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Acknowledgment of Reviewers This report has been reviewed in draft form by individuals chosen for their diverse perspectives and technical expertise, in accordance with procedures approved by the National Research Council’s Report Review Committee. The purpose of this independent review is to provide candid and critical comments that will assist the institution in making its pub- lished report as sound as possible and to ensure that the report meets institutional standards for objectivity, evidence, and responsiveness to the study charge. The review comments and draft manuscript remain confidential to protect the integrity of the deliberative process. We wish to thank the following individuals for their review of this report: Alice Agogino, University of California, Berkeley, Ruzena Bajcsy, University of California, Berkeley, Jeff Dozier, University of California, Santa Barbara, Brian Gaucher, T.J. Watson Research Center, IBM, Roger Ghanem, University of Southern California, Marija Ilic, Carnegie Mellon University, David Shmoys, Cornell University, and Bill Tomlinson, University of California, Irvine. Although the reviewers listed above have provided many construc- tive comments and suggestions, they were not asked to endorse the con- clusions or recommendations, nor did they see the final draft of the report before its release. The review of this report was overseen by Katharine x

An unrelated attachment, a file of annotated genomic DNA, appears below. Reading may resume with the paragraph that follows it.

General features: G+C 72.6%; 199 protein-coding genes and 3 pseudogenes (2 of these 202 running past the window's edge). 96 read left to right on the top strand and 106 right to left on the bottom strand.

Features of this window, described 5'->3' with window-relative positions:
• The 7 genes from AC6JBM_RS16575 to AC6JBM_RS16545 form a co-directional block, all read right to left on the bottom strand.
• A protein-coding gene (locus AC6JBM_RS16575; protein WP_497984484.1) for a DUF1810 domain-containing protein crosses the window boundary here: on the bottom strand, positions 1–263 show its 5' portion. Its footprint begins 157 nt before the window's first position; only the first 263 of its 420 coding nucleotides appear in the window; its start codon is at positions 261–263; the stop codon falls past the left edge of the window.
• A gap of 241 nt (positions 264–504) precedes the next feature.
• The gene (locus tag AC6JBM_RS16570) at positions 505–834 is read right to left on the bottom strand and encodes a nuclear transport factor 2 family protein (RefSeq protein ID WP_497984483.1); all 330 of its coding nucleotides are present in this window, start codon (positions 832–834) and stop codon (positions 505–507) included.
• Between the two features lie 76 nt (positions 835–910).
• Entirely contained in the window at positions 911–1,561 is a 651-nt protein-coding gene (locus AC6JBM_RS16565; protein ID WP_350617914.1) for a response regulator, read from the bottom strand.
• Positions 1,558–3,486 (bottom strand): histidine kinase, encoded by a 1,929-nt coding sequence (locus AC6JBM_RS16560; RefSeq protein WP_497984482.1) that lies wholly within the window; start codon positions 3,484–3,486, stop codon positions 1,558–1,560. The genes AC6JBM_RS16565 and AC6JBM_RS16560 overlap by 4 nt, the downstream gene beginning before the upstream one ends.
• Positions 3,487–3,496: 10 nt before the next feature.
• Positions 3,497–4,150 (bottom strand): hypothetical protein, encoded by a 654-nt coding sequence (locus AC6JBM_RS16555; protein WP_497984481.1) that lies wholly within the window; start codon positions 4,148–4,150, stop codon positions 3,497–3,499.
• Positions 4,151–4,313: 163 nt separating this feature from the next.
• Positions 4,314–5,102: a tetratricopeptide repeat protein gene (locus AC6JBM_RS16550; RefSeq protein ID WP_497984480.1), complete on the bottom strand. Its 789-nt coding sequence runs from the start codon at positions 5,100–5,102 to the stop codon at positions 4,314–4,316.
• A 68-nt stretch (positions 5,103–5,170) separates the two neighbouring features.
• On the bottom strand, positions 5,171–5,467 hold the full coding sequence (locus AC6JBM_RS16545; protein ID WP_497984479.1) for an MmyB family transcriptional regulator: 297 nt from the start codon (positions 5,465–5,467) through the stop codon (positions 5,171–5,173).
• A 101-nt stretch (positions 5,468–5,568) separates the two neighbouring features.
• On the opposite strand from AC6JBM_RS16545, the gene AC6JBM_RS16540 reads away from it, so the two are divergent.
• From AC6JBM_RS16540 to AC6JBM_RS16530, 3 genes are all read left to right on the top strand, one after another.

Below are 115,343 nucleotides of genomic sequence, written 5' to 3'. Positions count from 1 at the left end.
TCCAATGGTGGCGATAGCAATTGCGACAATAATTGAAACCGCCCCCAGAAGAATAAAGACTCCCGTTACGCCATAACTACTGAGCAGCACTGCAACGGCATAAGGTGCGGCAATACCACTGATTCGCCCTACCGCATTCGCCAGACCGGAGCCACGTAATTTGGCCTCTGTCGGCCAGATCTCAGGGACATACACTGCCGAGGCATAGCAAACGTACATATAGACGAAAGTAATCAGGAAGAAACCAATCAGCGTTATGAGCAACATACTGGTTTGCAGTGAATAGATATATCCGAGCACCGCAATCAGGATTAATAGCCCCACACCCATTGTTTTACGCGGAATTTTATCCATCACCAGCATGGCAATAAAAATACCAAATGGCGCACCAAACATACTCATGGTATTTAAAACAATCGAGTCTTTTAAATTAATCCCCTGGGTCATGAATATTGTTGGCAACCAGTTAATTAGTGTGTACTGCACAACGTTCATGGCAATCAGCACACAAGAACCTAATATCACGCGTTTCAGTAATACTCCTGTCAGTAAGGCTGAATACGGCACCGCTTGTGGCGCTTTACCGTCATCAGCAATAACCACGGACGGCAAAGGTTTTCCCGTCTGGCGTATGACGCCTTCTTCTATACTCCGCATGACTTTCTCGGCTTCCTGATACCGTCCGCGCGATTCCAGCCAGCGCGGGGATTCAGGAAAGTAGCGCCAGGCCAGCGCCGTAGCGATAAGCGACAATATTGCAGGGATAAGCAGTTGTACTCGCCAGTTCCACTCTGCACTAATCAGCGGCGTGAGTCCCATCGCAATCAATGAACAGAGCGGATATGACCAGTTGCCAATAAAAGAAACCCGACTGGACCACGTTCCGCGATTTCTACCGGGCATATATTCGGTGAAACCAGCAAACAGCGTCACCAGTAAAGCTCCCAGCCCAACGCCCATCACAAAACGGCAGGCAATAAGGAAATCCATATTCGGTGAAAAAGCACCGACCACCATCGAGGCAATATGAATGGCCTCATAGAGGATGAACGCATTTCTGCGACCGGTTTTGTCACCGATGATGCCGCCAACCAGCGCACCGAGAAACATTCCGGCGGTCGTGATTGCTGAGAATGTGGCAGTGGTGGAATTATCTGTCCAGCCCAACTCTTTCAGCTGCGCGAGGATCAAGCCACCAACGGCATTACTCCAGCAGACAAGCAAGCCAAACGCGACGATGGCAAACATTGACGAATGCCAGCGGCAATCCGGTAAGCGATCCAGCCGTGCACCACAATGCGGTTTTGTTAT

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ACKNOWLEDGMENT OF REVIEWERS xi Frase, IBM. Appointed by the National Research Council, she was respon- sible for making certain that an independent examination of this report was carried out in accordance with institutional procedures and that all review comments were carefully considered. Responsibility for the final content of this report rests entirely with the authoring committee and the institution.